But that’s not all that attracted me to this production. Garrix makes extensive use of slowly evolving sounds as transition effects, which adds a great deal of forward drive to his arrangement, in my view — by my count he’s averaging about one every three seconds within the first half-minute. While some of them seem to be simply the work of slow-attack amplitude envelopes, other instances appear more complex, such as the short punctuating swell at 0:14 or the sucked-out snare at 0:54. I’d hazard a guess that real-time filter and effects modulation are probably part of the recipe in those spots, but I’ve also heard similar effects from extreme time-stretch processing and from layering together reverse-envelope transition-effect samples with different onset curves, so those would be other things to try if you want to emulate this kind of technique for yourself. Mike Senior
What struck me most about this track was its use of extreme arrangement breakdowns. Although you might dismiss some of these as the cheap ‘hit some mute buttons to keep Grandma awake’ tactics that have long been the stock in trade of chart hip-hop producers, I think it’s actually a bit more intriguing than that. For example, the use of a low-pass filter instead of a mute is quite effective for “it was confusing” at 0:32, hinting at woozy disorientation in much the same way as Tinie Tempah’s ‘Pass Out’. The way the series of mutes at 0:48 locks into the rhythm of “one sheep, two sheep” is also great, and the other series of mutes at 1:55 seems well-placed too, given the psychotic nature of the line “my OCD’s conking me in the head — keep knocking, nobody’s home” that they accompany.
The start of the second verse (1:27) holds another nice surprise: a very unusual vocal texture, where Eminem’s rapping seems to be accompanied by a mildly electronic choir following exactly the same rhythms as he is. I suspect that this might be the work of Melodyne (or some such software), which has created the harmonies from transposed and ‘robotised’ copies of the lead line — especially given that the subsequent Dalek impersonation (1:37-1:41) tells us that serious pitch-shifting technology was definitely employed on this project. The cool effect is marred slightly, though, by the massive low-frequency plosive blast on “poet” at 1:28. Did someone forget to high-pass filter the shifted BVs? Mike Senior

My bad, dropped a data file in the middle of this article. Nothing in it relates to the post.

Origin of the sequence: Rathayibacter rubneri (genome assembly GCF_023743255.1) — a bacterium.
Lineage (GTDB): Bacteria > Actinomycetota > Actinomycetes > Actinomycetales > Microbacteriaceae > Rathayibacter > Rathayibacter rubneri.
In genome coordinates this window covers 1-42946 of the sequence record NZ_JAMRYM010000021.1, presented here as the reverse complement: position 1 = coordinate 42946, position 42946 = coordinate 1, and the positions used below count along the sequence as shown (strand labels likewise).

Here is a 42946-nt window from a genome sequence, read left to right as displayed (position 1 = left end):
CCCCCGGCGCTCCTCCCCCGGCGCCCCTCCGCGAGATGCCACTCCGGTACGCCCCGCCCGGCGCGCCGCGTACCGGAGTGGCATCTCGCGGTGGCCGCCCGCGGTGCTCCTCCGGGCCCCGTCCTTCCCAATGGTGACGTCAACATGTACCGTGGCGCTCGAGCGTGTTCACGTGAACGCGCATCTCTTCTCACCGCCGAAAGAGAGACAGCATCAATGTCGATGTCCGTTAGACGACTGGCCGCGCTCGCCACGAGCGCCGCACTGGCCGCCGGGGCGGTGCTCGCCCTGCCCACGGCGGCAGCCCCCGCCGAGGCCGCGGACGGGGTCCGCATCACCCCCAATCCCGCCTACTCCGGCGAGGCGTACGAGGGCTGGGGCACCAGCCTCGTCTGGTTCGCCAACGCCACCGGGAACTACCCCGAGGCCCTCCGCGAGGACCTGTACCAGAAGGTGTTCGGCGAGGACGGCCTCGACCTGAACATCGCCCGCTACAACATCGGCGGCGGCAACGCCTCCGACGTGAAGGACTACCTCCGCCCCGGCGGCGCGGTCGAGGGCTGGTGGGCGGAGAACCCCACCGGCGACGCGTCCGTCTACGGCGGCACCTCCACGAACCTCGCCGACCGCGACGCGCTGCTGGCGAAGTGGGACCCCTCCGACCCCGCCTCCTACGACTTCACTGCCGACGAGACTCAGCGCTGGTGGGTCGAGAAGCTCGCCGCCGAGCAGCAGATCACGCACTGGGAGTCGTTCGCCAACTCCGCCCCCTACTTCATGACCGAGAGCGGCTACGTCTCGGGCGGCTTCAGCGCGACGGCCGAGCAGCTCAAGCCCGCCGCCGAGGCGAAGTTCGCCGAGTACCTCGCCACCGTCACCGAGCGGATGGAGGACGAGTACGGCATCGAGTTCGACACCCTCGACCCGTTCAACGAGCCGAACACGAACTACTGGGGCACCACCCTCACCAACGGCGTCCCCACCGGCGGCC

This song has burrowed so deeply into the common consciousness during the last half century that it can be tricky to listen to it with fresh ears. Despite this, however, it remains one of my favourite pop songs, concealing numerous musical subtleties beneath the superficial simplicity of its rhyme scheme, instrumentation, and guitar figurations. Foremost amongst these is the seven-bar phrase that constitutes the verse (first heard with the lyrics “Yesterday... believe in yesterday” at 0:05-0:22), and which, frankly, continues to baffle me! Given the preponderence of four- and eight-bar structures in most pop music, how the hell has McCartney made this sound so natural? If you’ve ever tried writing a seven-bar phrase yourself, you’ll appreciate how difficult it is to make it sound like anything other than an eight-bar amputee. However, the seven-bar phrase in ‘Yesterday’ is so well-crafted that if you attempt to rejig it into an eight-bar phrase it just sounds broken, no matter what you try.